We have a little more information on the new boots mentioned in military.comâ€™s Kit Up!. These boots are actually manufactured by STC, a Canadian company with the tan model being called the ‘Zulu’, and a black full grain leather version being marketed to military and law enforcement agencies who still require black boots.
This new Gore construction technique that STC has utilized doesn’t have the bulky lining found on all other military/tactical type waterproof/breathable boots, and is more like the inside of a Gore-Tex jacket, so it means that the perspiration moisture escapes faster and more efficiently and will retain less heat. This also means that if the inside of your boot gets wet (from ops like river crossings, stepping in puddles/holes deeper than the boot, etc.) they can simply be drained and toweled out, and will be dry within a couple hours, as opposed to the few days it seems to take to dry with other waterproof/breathable boots in the field. Additionally, according to WL Gore reps at Modern Day Marine, a new DWR finish similar to that used on Gore-Tex outerwear has been applied to the boot to help bead water up on the exterior of the boot.
These boots are more like a pair of USGI Panama Sole Desert or Jungle Boots (without the drainage eyelets) in terms of breathability and heat retention. The Cordura nylon on Desert/Jungle boots is coated in a layer of polyurethane which provides water resistance and impedes breathability to a point, but both these models of boots are far more breathable and cool than the traditional Gore-Tex lined boot.
Another benefit to having a Gore-Tex lined boot for ops in places like Afghanistan, Iraq, and most other areas where public sanitation consists of living upstream from the canal which your raw sewage drains into is that a Gore-Tex membrane can provide increased protection to your feet when exposed bacteria, viruses, and other pathogens in the local water.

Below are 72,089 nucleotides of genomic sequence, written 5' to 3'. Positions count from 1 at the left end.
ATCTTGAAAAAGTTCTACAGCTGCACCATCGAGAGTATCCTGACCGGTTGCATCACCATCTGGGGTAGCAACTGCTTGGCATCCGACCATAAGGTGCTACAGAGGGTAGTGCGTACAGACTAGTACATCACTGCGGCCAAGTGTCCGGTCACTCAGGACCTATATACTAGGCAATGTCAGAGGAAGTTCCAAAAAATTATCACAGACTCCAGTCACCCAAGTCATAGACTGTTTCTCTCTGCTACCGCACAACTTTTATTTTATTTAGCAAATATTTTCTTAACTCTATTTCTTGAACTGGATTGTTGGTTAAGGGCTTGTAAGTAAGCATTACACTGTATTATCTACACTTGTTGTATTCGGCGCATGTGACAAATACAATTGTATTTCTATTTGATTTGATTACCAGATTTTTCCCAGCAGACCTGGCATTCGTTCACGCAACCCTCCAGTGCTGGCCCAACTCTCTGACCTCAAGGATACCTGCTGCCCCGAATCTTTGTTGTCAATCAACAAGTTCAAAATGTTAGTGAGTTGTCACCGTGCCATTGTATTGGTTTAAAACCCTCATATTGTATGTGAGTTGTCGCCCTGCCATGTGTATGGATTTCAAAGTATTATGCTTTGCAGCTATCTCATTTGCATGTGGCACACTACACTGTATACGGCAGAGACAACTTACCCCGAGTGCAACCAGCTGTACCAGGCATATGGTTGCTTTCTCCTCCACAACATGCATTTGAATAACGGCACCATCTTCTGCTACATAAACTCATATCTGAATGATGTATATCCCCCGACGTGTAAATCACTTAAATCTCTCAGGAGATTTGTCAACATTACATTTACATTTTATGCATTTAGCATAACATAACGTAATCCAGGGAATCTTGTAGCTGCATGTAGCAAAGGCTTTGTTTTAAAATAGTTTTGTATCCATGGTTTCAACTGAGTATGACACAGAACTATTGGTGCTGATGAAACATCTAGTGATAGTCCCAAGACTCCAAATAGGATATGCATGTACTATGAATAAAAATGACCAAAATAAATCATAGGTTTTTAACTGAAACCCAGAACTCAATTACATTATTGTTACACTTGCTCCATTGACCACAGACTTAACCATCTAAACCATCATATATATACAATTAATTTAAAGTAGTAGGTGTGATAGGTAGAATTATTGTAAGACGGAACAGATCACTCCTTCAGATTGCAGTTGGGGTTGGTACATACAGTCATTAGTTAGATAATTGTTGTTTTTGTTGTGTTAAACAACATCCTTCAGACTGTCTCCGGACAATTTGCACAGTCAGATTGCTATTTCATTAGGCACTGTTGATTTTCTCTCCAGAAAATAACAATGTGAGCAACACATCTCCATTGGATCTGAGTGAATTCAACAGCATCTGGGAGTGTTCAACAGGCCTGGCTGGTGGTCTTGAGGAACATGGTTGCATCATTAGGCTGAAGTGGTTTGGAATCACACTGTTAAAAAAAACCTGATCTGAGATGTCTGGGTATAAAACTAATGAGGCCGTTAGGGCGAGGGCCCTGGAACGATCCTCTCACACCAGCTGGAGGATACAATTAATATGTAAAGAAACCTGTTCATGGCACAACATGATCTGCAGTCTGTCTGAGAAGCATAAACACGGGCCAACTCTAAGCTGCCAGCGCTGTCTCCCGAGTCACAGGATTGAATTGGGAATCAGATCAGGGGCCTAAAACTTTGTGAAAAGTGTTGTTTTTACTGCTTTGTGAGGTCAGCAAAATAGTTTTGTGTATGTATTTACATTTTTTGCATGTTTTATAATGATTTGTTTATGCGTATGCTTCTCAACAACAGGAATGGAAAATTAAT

Itâ€™s nice to see some real innovation being done in a boot which should pass the Command Sergeant Majorâ€™s interpretation of AR-670 approved footwear, but no word from STC yet as to whether they will be doing versions in Mojave Olive for Marines, or Sage for Air Force personnel. However, we do know that both Danner and Bates will be introducing boots with this new technology later this year.
We were able to try them out at the Modern Day Marine expo at Quantico, Virginia today in a special simulator developed to demonstrate the versatility of the boots across a wider range of climatic conditions than traditional boots. The whole point of the Extended Comfort Footwear is to combine the capabilities of both Hot Weather and Temperate footwear into a single boot. While the experience was far too short to really form an opinion, we get the concept and we like it.